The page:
Sure, there were a hand­ful of con­crete achieve­ments that Pres­i­dent Peres’s PR peo­ple could trum­pet at the end of three days’ in­ten­sive schmooz­ing. US bil­lion­aires Ru­pert Mur­doch, Mort Zuck­er­man and Les­lie Wexner had agreed to back a new high school to de­velop fu­ture Is­raeli lead­ers; the Is­raeli gov­ern­ment had a plan to cre­ate a vast on­line li­brary of Jewish texts; and Ge­orge Bush had pledged his na­tion’s en­dur­ing sup­port to en­sure that “Masada shall never fall again” when it comes to Is­rael’s se­cu­rity needs. But far more rep­re­sen­ta­tive of the event’s tone and ethos was the mo­ment when Shel­don Adel­son, the casino mogul who hap­pens to be the world’s wealth­i­est Jew, was called on to in­tro­duce Ge­orge Bush, along with Shel­don’s wife Miri, who got to make a speech ex­press­ing her pride at be­ing in Is­rael’s “eter­nal, un­di­vided cap­i­tal”. An hon­our that had noth­ing to do, clearly, with Shel­don’s gift of $3m to have him­self nom­i­nated con­fer­ence chair­man — even if he did have to in­ter­rupt his stay to an­swer po­lice ques­tions over his busi­ness deal­ings with Ehud Olmert.

Other bil­lion­aire “con­fer­ence trustees” — a long list in­clud­ing Lev Le­viev, Daniel Abra­ham and Poju Zablu­dow­icz — seemed not to see the irony in sem­i­nars dis­cussing “the lead­ers of to­mor­row” be­ing dom­i­nated al­most en­tirely by men over 55. No mat­ter that, in one sem­i­nar, for­mer Rut­gers so­ci­ol­o­gist Chaim Wax­man linked de­clin­ing com­mu­nal par­tic­i­pa­tion to an “in­creas­ing per­cep­tion that the com­mu­nal lead­er­ship is elit­ist, parochial, self-serv­ing and re­sis­tant to in­no­va­tion”. Pah: the “cir­cle of wealthy old men” he iden­ti­fied as run­ning most ma­jor Jewish or­gan­i­sa­tions saw no rea­son to step aside.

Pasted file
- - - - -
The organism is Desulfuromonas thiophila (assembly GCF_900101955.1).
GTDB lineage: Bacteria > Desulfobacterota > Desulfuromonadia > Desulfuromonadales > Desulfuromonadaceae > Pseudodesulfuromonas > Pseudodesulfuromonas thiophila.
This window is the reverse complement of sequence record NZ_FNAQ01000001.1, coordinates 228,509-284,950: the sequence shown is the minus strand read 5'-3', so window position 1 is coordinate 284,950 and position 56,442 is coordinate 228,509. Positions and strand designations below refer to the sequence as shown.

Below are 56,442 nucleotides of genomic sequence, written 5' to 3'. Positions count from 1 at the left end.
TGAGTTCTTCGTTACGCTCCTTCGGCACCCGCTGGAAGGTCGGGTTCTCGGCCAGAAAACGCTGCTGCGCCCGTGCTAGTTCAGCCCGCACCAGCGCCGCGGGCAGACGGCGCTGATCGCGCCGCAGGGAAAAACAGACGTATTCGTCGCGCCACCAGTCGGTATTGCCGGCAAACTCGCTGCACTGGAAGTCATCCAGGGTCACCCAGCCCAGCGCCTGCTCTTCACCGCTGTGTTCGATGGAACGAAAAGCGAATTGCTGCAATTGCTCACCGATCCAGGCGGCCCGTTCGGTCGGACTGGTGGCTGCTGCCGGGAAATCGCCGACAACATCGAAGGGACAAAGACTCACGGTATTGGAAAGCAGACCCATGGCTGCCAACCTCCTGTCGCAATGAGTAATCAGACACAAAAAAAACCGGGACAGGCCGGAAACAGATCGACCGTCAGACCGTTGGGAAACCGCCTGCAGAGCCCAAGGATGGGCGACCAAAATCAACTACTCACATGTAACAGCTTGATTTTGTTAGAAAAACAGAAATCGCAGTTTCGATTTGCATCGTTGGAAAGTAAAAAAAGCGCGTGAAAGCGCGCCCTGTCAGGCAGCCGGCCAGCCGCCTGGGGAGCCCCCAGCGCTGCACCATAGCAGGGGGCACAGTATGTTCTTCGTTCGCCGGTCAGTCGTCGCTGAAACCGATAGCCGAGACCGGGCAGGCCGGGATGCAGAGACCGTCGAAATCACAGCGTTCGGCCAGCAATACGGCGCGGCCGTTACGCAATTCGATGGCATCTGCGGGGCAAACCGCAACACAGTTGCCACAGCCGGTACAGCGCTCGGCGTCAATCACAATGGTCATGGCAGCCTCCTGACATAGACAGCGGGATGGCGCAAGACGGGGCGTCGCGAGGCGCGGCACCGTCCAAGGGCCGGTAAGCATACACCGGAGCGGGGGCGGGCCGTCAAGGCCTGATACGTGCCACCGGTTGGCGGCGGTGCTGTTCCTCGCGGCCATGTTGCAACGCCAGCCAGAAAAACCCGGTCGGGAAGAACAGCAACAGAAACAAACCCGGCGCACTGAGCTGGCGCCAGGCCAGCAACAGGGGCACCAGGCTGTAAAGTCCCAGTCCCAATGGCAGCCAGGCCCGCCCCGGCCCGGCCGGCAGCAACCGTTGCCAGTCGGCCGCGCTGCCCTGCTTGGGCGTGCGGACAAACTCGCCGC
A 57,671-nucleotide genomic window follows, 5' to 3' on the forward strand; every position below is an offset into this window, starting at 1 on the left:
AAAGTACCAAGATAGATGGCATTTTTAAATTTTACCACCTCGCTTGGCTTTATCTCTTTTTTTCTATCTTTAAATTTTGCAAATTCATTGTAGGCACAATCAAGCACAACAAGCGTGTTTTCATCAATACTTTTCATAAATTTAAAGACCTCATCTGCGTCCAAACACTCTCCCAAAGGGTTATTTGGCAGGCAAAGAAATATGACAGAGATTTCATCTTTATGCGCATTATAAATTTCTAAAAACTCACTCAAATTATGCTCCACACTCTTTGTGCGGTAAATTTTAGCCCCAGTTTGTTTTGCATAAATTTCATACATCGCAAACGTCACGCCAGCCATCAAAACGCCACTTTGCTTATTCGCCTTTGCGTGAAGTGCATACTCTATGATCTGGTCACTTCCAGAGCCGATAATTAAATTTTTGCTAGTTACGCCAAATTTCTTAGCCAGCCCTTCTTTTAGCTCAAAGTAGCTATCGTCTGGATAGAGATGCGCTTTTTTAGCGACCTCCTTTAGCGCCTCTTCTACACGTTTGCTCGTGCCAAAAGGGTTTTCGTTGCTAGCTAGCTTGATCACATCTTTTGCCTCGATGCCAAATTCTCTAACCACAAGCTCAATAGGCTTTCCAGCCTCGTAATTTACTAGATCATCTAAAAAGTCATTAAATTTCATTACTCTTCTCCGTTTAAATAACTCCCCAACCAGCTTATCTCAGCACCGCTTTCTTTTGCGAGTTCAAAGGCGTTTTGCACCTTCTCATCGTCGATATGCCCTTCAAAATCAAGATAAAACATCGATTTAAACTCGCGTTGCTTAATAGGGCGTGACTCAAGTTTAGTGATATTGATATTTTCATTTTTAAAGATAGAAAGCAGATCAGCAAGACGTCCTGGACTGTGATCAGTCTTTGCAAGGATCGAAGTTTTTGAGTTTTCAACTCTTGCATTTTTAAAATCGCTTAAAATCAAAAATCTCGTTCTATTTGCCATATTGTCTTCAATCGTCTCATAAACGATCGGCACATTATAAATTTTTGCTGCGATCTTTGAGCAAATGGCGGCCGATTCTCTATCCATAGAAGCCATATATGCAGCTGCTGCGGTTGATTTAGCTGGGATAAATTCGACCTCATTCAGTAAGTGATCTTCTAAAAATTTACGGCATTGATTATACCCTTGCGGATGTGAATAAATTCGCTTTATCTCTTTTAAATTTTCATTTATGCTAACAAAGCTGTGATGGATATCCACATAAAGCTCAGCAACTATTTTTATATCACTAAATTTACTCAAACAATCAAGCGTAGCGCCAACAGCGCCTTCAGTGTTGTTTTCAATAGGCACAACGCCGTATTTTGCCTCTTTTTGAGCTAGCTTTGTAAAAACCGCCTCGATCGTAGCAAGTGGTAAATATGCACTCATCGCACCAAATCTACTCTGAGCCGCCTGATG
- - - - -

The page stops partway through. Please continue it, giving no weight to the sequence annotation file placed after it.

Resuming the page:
Be­sides, for all the petty broi­guses, th­ese at least had a uni­fied view of Is­rael’s prob­lem. We Jews, as one panel was re­veal­ingly ti­tled, are sim­ply “In Need of a Good Pub­li­cist”. So when the gov­er­nor of Hawaii im­plored her au­di­ence that “you’re each of you a PR am­bas­sador for Is­rael”, no one dared sug­gest that, per­haps, the state of Is­rael’s con­tin­ued en­cour­age­ment of set­tle­ment-build­ing, or the con­tro­ver­sial route of its se­cu­rity wall, might be con­trib­u­tory fac­tors. Af­ter all, why im­peril cer­tainty with rea­soned, broad­minded de­bate?

Only oc­ca­sion­ally did bru­tal re­al­ity threaten to in­trude. As the po­lice con­tin­ued to in­ves­ti­gate Ehud Olmert, Ye­hezkel Dror, a prom­i­nent Wino­grad Com­mis­sion mem­ber and a con­fer­ence co-or­gan­iser, be­moaned “the qual­ity of Is­rael’s po­lit­i­cal lead­er­ship [as] se­ri­ously lack­ing”.

Still, with Ru­pert, Mort and Les ready to fi­nance a prospec­tive so­lu­tion, who need heed the killjoys whing­ing on about ethics?